A key forerunner of the new breed of dark, brooding westerns that would cast a shadow over America’s frontier folklore, this subversive psychological saga sounds a death knell for the myth of the outlaw hero. In one of his most morally complex roles, Gregory Peck stars as Jimmy Ringo, an infamous gunslinger looking to hang up his holsters and start a new life, but whose reputation draws him inexorably into a cycle of violence and revenge from which he cannot escape. Directed with taut efficiency by the versatile studio-era craftsman Henry King, and shot in striking deep-focus style by master cinematographer Arthur C. Miller, The Gunfighter forgoes rough-and-tumble action in favor of an elegiac exploration of guilt and regret that speaks to the anxious soul of postwar America.
The Criterion Collection presents Henry King’s western The Gunfighter to Blu-ray, delivering the film on a dual-layer disc with a 1080p/24hz high-definition encode in its original aspect ratio of 1.37:1. The presentation is sourced from a 4K restoration conducted by Fox in 2015, and scanned from a 35mm duplicate negative.
There’s a slight softness to the image throughout that more than likely just comes down to the source, but outside of that it’s a remarkable looking presentation overall. Details are still quite crisp (tight patterns even looking clean and distinct) with sharp looking close-ups, the image still featuring a wonderful film-like texture, grain looking terrific. Grayscale looks incredible, further enhancing that photographic look, and blacks appear rich and inky without destroying detail, while whites come off pretty bright without blooming.
The film is also incredibly clean, no severe signs of damage present, and the picture is smooth and stable throughout. A lot of work has obviously gone into this and the end results show all that hard work has paid off.
The lossless PCM mono track is above average for the time. Range ends up being pretty wide, the film’s score showing some decent highs and lows. Everything else is leveled out but it never comes off flat, dialogue still sporting some depth and range itself. Outside of some minor background noise the track is free of any severe damage and distortion.
Criterion throws in a few supplements that are more specific to the film’s director, Henry King, and its editor, Barbara McLean. Filmmaker Gina Telaroli first pops up to talk about King and his career, who built up a lot of his sensibilities (particularly in using locations and getting things accurate) while working in Italy. She then talks a bit about the film’s production, King’s attention to detail around everything in it, right down to the look of Peck’s character (though it comes up throughout the supplements that he and others were very unsure on Peck’s moustache). She also touches on the film’s simple yet effective editing. Her interview runs 23-minutes.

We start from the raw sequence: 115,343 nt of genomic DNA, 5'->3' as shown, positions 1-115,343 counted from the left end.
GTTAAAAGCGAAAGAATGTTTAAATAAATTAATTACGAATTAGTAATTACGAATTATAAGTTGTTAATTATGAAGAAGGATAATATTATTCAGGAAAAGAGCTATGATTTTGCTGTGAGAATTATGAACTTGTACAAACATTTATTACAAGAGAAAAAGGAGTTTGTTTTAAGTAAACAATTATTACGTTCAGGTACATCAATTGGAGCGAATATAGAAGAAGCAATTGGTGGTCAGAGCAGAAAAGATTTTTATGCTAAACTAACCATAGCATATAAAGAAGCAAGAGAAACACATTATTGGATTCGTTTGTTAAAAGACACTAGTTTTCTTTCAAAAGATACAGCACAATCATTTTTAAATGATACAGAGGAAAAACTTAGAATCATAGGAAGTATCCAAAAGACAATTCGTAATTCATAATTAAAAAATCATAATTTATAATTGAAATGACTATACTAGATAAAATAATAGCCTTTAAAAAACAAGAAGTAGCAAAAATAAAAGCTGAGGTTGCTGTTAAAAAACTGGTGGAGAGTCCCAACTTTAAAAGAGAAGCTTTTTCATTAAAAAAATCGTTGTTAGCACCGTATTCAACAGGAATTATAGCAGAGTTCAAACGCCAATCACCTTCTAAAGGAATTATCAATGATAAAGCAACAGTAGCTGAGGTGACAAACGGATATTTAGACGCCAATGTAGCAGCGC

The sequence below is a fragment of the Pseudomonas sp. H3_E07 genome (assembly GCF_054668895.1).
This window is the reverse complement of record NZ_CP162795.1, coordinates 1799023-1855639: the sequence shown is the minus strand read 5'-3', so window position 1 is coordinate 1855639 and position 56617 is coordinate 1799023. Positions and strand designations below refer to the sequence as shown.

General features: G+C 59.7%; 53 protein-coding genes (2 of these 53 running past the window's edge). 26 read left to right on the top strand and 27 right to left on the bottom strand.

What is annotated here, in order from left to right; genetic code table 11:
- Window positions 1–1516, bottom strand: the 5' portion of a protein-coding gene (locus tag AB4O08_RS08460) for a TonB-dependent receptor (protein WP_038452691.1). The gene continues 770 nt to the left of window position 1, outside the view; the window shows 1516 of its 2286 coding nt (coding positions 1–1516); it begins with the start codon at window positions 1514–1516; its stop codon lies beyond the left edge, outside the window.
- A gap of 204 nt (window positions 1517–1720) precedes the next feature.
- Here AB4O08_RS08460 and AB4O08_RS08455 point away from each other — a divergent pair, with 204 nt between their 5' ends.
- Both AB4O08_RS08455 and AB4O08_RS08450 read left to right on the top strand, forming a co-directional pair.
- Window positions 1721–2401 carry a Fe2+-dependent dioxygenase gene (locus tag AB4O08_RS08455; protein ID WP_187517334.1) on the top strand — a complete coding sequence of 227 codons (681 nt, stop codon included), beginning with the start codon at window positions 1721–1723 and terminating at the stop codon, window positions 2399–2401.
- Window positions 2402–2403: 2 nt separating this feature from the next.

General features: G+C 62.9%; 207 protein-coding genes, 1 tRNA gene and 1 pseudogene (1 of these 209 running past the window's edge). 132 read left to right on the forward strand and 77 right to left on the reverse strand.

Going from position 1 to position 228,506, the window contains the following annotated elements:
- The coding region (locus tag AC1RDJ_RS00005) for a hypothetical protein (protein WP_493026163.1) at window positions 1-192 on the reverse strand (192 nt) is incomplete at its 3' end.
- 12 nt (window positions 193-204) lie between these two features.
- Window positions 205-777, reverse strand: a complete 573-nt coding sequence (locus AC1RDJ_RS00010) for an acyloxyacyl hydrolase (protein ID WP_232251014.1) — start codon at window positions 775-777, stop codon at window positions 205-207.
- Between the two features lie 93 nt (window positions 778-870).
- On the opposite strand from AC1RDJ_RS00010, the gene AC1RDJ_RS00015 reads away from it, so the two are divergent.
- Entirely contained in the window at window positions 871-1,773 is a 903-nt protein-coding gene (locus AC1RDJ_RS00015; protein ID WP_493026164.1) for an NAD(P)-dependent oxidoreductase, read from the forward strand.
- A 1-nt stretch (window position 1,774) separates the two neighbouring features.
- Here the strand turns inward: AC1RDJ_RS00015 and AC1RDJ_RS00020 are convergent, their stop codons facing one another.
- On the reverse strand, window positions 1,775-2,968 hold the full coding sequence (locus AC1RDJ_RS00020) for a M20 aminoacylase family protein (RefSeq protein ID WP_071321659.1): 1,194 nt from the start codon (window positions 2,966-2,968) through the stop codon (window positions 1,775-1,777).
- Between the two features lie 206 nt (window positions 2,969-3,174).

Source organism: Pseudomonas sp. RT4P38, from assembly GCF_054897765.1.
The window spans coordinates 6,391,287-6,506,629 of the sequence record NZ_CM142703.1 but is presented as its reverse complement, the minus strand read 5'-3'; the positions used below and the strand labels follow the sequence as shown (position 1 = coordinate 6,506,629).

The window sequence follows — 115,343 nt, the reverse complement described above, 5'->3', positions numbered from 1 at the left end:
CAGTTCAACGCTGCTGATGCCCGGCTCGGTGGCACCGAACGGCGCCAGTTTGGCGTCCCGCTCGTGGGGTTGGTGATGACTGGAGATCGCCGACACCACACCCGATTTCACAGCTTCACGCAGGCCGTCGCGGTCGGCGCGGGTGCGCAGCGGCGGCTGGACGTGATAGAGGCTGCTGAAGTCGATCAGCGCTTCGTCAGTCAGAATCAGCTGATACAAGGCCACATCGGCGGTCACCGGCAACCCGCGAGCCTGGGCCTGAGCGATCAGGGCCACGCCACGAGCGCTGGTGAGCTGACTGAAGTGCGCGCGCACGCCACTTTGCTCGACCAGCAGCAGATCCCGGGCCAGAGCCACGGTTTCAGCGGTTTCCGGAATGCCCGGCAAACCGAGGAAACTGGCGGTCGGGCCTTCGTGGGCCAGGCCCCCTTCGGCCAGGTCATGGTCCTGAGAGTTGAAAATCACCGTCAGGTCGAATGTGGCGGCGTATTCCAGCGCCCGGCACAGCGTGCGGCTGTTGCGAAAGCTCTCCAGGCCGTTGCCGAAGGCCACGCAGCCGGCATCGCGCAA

This last point then leads nicely into J. E. Smyth’s 23-minute visual essay about McLean’s editing of the film, her career at Fox, and how her push for specific technologies and her eye for details led to her becoming one of Daryl F. Zanuck’s “star” employees. Smyth looks at her film work and her editing techniques, and then breaks down the editing for a few sequences from The Gunfighter. McLean apparently thought this film was an incredibly easy one to edit, but Smyth perfectly explains (and shows) how some of her simple looking cuts, that even cut out specific actions, increase the impact of a sequence. It's an engaging and nicely edited essay.
To accompany those two features, Criterion then includes two separate audio interview excerpts, one featuring Henry King and the other Barbara McLean, running 34-minutes and 33-minutes respectively. Both were recorded by Thomas R. Stempel for a research project on Zanuck for the AFI. Both talk a little about Zanuck (King explains how he would ask for forgiveness instead of permission when dealing with execs) but King ends up getting quite in-depth about location filming and all of the planning that needs to go into that. McLean talks about how she learned editing and how she made her way up through Fox before talking about her work with King. Both interviews also cover The Gunfighter to a surprising extent, with both humourously recalling the concerns around Peck’s moustache in the film.
The included insert then features an essay by film critic K. Austin Collins on the quality of the film's storytelling thanks to King and editor McLean. Disappointingly there isn’t anything else, Criterion not even porting over the couple of features around the film found on Fox’s Western Classics DVD, which featured the film. Even then, the release is aiming to introduce newcomers to King and McLean, and the supplements to do a wonderful job in that regard.
Not a packed special edition by any means, but the features do a fantastic job examining the work and techniques of both director Henry King and editor Barbara McLean, while the disc also delivers a superb looking presentation for the film.